By: Nadeem Bohsali

Image result for amazon dot evil

Amazon released its first Alexa enabled device, the echo dot in June 2015. Since then, numerous privacy and security concerns have been raised surrounding voice recordings collected by the device, which often resides in the most intimate areas of a person’s home. Alexa is IoT enabled, meaning that it has the capability to control virtually every aspect of a person’s home, from the TV, to thermostats, video cameras, and even kitchen appliances.

In its default mode, Alexa continuously listens to all speech, monitoring for the wake word to be spoken.[1] Also, although the microphone can be turned off, this can only be done manually using a button on the device to turn off the audio processing circuit.[2]

Because Alexa requires internet connectivity to function, many have raised concerns regarding the transmission of data to third party providers.

Apart from third-party provider concerns, some users worry about their data being transmitted to local, state, and federal level law enforcement authorities.

When it comes to privacy, not all tech companies are created equal. Notably, Apple has built a reputation for denying unwarranted FBI requests for its users’ data.[3] Twitter gained similar notoriety for its transparency in cataloging responses to governmental information requests.[4]

Amazon, however, does not hold the same reputation. For instance, Ring—the IoT enabled security camera company owned and operated by Amazon—has garnered criticism for its practice of regularly turning over its user data to law enforcement agencies.[5]

In fact, Ring has actively partnered with hundreds of law enforcement agencies nationwide. In exchange for advertising and outreach opportunities to residents, Ring provides police departments access to its platforms, including video footage of their doorstep. This purportedly gives increased resources to law enforcement agencies to police their communities. However, critics note that such a partnership moves society closer and closer to a privatized, for-profit surveillance network.

In December 2016, an echo dot was subpoenaed in a murder investigation.  In the early hours of a cold November morning in Bentonville, Arkansas, first responders discovered a corpse floating a hot tob on James Andrew Bates’ property. Mr. Bates told authorities he had first discovered the corpse early that morning. After the police observed signs of resistance to violence at the crime scene, they elected to subpoena Amazon[6] in order to obtain the audio recordings present on the Mr. Bates’ device.  the company initially resisted on first amendment grounds. However, the resident eventually authorized provision of the recordings to be turned over to the police.

The scenario in Bentonville has been hailed as the most appropriate hypothetical test case that could have presented itself.[7] However, because the resident eventually authorized collection of the recordings by the police, legal questions surrounding the reasonable expectation of privacy were not decided.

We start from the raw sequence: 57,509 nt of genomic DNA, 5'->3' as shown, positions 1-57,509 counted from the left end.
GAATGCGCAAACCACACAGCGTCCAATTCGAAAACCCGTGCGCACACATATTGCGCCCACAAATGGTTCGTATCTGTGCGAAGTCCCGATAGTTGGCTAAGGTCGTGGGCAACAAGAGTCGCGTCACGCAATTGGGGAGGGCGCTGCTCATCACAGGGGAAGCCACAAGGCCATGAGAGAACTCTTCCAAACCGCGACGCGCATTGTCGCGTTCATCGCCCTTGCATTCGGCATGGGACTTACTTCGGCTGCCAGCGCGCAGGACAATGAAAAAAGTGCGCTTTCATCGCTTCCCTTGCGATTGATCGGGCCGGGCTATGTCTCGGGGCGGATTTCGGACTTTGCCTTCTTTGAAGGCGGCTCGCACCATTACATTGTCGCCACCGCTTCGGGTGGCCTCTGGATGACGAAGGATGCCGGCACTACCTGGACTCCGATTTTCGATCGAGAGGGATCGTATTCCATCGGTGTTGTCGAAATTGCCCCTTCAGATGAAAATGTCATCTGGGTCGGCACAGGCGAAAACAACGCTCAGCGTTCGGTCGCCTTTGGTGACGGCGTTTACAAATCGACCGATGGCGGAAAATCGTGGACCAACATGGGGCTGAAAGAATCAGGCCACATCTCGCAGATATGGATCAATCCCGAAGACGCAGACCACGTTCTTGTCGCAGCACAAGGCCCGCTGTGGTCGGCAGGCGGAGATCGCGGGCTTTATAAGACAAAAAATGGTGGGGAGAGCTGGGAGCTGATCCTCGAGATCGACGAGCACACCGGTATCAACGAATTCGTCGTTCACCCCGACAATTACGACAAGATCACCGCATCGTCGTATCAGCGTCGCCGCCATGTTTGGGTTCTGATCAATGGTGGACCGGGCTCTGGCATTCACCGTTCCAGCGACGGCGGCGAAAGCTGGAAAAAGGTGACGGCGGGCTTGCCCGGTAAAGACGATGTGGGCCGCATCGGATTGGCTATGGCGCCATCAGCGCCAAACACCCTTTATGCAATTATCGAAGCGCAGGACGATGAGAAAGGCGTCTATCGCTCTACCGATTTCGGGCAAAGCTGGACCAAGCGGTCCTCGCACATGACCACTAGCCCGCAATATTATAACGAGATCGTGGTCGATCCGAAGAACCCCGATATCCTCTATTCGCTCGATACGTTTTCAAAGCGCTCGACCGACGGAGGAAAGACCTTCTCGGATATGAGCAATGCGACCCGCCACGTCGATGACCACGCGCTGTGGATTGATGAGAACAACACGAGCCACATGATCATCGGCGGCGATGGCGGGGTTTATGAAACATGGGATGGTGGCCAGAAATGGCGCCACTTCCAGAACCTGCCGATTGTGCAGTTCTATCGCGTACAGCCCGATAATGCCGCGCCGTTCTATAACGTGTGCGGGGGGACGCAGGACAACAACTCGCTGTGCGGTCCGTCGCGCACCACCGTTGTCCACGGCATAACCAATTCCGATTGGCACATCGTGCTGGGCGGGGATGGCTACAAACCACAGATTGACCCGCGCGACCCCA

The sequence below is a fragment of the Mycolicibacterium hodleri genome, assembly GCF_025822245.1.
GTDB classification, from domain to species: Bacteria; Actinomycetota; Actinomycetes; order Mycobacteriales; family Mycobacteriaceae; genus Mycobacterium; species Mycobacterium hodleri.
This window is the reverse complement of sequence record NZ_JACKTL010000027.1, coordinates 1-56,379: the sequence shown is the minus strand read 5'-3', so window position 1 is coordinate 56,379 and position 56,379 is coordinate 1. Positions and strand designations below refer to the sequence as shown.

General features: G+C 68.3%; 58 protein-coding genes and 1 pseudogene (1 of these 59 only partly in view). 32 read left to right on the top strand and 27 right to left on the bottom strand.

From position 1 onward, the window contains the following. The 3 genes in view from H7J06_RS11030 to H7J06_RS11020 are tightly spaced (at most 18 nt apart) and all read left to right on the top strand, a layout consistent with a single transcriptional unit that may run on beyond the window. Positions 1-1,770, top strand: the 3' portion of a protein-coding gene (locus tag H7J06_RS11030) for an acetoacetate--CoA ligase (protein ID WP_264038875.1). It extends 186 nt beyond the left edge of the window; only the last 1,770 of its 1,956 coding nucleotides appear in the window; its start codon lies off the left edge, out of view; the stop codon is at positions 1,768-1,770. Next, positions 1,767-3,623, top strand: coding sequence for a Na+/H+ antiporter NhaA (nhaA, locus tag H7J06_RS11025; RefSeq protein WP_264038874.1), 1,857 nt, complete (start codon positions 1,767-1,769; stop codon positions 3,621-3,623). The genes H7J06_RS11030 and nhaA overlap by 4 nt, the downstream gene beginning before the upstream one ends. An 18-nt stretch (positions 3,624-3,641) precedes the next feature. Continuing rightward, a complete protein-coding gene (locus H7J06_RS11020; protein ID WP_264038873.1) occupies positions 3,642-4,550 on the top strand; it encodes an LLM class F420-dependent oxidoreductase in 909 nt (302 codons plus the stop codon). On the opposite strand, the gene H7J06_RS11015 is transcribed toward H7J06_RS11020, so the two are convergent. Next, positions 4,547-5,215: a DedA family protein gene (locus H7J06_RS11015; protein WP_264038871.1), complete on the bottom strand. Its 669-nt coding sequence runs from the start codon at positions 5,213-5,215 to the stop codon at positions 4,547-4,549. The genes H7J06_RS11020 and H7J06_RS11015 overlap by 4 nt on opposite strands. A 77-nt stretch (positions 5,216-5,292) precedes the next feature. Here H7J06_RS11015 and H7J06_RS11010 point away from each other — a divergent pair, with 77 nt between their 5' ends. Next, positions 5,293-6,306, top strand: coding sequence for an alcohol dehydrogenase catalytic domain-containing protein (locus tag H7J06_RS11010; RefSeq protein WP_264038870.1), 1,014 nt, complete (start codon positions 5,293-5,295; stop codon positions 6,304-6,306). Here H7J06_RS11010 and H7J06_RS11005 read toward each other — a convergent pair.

In July 2019, Amazon made the front page yet again in another murder investigation. Police obtained a search warrant for recordings created by an Amazon Echo device regarding an alleged murder in Florida. The defendant, Adam Reechard Crespo, was charged with homicide of his then girlfriend, Silvia Galva.[8] The client’s attorney has expressed relief that the recordings were turned over, as he believed they would exonerate his client.[9]

 

Some suggest that implementing an Amazon Alexa in one’s home constitutes a waiver of the reasonable expectation of privacy. For example, Electronic Frontier Foundation Senior Staff Attorney, and Civil Liberties Director, David Greene suggests that by implementing devices such as Ring and Alexa Echo in our homes, we are “[T]rusting…third-part[ies] to assert our rights” … and to notify users when their information is being collected by others.”. Whether these actions lie beyond the purview of reasonable expectation of privacy has yet to be determined”.

 

 

 

 

 

 

 

[1] See Brad Stone & Spencer Stone, Amazon Unveils a Listening, Talking, Music-Playing Speaker for your Home, Bloomberg (Nov. 6, 2014, 4:12 PM EST).  PM), https://www.bloomberg.com/news/articles/2014-11-06/amazon-echo-is-a-listening-talking-music-playing-speaker-for-your-home

[2] Id.

[3] See Garfield Benjamin, Amazon Echo’s Privacy Issues Go Way Beyond Voice Recordings, The Conversation (Jan. 20, 2020, 10:36 AM EST), https://theconversation.com/amazon-echos-privacy-issues-go-way-beyond-voice-recordings-130016

[4] See Information Requests from January to June 2019, Twitter Transparency Report, https://transparency.twitter.com/en/information-requests.html

[5] See Jon Porter, Amazon is Helping Police Convince People to Hand over their Ring Camera Footage, The Verge (Aug. 6, 2019, 6:49 AM), https://www.theverge.com/2019/8/6/20756555/amazon-ring-police-security-camera-footage-warrant-privacy-surveillance.

[6] See id.

[7] See Brian Heater, Can your Smart Home be Used Against you in Court?, Tech Crunch (Mar. 12, 2017, 11:00 AM EDT), https://techcrunch.com/2017/03/12/alexa-privacy/

[8]  See Jon Fingas, Florida Police Obtain Alexa Recordings in Murder Investigation, Engadget (Nov. 2, 2019), https://www.engadget.com/2019/11/02/florida-police-obtain-alexa-recordings-in-murder-case/

image source: https://boingboing.net/2018/08/12/alexa-bob-carol.html

 

css.php